What to do if you have been left a gift in the will but the lawyers won’t talk to you
Posted On May 13, 2022
If you think a gift may have been left to you under a will, it’s natural to be curious about what that gift is or when you can expect to receive it. His first port of call should be the executor, usually a family member or friend of the deceased. If he is in good standing, they may tell you what was in the will, although they may not be able to tell you when you can expect to receive it.
WHY THE LAY EXECUTOR MAY NOT KNOW HOW LONG IT WILL TAKE TO RECEIVE HIS GIFT.
They may not know this information yet because distributing gifts to recipients is often the executor’s last job. Before distributing gifts, they should calculate the value of the estate, see if there is any tax due, pay that tax if necessary, pay debtors (people who owe money on the deceased or the estate), then and only then they can distribute the gifts. If they distribute the gifts early and it turns out they shouldn’t have been distributed, then they may be personally liable.
TALKING TO LAWYERS
If you have no luck discussing the matter with the executor of the estate, or if the executor cannot answer your questions, you may be tempted to contact the law firm that handles the estate on behalf of the executor.
There is nothing wrong with trying to contact lawyers. It is perfectly fine for you to call the law firm and ask to speak to the fee-payer who handles the estate regarding your will gift.
That said, you may not get the response you want, or no response at all. The attorney may refuse to speak with you. Don’t take it personally, it’s not about the attorney being deliberately uncomfortable or unpleasant, they’re not trying to cause you distress or dismissing your inquiry. There are strict rules that the attorney must follow or he could face serious consequences.
The law firm must follow the rules of confidentiality established by the Law Society. They have been instructed by the executors and not by you, this means that the executors are your clients and owe you a duty of confidentiality. This means that they cannot discuss the estate with you unless the estate has passed into probate, or it is time to deliver the gift or the executors give them permission.
It may seem strange that the attorney cannot speak to you, especially if they know that you are named in the will as a beneficiary. This is because, as stated above, the attorney is bound by certain rules, one of which is that the attorney can only speak to the executors about the will, until the will goes to probate and becomes a document. public.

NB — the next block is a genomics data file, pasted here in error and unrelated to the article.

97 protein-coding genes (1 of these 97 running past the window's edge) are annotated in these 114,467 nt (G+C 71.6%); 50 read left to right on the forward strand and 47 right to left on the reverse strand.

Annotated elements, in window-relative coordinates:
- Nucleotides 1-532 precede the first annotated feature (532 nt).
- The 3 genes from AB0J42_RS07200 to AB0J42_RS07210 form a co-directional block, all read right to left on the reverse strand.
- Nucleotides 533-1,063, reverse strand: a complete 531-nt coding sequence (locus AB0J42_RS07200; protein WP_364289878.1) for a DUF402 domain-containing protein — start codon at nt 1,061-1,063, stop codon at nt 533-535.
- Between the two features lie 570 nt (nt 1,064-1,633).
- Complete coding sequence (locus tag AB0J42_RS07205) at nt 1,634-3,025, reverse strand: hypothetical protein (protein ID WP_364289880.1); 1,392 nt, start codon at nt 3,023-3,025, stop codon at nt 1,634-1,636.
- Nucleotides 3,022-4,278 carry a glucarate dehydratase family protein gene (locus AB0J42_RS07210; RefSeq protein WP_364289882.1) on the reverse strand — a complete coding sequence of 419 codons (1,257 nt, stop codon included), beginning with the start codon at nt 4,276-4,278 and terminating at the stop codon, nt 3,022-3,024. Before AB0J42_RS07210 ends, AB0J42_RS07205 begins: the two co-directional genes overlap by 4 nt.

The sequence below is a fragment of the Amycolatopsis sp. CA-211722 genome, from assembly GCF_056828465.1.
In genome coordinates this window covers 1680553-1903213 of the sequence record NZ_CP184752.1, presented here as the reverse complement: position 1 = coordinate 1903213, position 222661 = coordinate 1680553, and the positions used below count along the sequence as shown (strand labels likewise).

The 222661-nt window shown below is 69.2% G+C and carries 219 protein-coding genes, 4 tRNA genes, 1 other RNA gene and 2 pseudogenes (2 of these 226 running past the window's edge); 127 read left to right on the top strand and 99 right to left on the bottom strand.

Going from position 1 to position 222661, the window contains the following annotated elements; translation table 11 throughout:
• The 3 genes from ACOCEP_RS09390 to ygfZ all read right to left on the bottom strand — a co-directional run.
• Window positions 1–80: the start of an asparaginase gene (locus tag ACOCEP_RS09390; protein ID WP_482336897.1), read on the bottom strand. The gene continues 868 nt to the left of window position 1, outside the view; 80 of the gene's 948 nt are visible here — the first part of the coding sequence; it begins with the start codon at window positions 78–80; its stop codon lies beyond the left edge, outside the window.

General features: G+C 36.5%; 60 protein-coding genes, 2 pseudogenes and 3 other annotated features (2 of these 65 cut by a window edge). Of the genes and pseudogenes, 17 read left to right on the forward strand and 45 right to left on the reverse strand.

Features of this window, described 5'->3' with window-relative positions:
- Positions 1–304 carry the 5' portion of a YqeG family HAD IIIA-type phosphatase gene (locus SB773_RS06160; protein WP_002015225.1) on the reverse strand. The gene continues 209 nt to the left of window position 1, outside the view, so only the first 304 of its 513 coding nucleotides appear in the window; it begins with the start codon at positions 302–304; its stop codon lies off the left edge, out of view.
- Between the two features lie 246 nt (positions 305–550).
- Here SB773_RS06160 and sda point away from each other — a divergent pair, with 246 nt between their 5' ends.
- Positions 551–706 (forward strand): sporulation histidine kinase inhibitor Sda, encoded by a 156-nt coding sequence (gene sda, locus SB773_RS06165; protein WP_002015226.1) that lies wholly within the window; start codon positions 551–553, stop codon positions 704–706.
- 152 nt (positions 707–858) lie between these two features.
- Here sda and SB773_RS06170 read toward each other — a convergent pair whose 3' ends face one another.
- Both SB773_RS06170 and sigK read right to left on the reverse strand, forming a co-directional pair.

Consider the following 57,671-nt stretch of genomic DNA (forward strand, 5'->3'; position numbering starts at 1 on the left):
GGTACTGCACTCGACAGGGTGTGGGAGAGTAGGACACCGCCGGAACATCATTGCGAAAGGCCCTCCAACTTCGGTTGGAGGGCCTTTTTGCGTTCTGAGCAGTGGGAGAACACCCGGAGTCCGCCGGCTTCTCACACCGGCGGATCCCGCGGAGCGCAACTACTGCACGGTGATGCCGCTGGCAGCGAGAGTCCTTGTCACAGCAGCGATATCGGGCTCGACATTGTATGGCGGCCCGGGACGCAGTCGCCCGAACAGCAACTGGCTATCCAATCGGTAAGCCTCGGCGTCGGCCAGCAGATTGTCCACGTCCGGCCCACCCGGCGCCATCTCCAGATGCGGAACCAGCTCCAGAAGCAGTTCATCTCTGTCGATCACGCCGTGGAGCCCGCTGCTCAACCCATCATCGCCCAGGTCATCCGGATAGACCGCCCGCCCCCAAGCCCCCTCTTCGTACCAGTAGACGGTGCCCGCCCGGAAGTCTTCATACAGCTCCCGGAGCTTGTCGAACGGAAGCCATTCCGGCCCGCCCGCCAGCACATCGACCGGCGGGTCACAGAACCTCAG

I understand this can be frustrating, but losing your cool with a salaryman or your secretary won’t help, all you’ll lose your temper is that your calls may be blocked. As stated above, whoever wins the fee is not deliberately trying to make your life more difficult or unpleasant, they are bound by strict rules, and breaking those rules can have far-reaching consequences.
IS THERE ANY WAY TO SOLVE THIS PROBLEM?
Yes, it is possible for you and the attorney and the executor to work this out.
The best course of action is to talk to the executor and ask them to give the attorney permission to talk to you. Once the attorney receives your client’s permission, he can speak with you. They may ask for permission in writing to protect themselves, but once they receive it, you can discuss the estate and your potential gift with the attorney without a problem.
If your relationship with the executor is such that you may not give the attorney permission to speak with you, then you cannot force the attorney to do so. It may seem unfair and unfortunate, but if the executor refuses to tell the attorney that it is okay for him to talk to you, then there is nothing he can do about it.
But keep in mind that when attorneys apply for probate, the will becomes a public document and you will be able to see it in its entirety at that time.
You may just have to be patient.
In conclusion, if you want to see the will or discuss the process or progress of the estate, you will need to speak directly with the executor, wait until the will becomes a public document, or ask the executors to contact the law firm. and Request that the firm discuss the issues with you.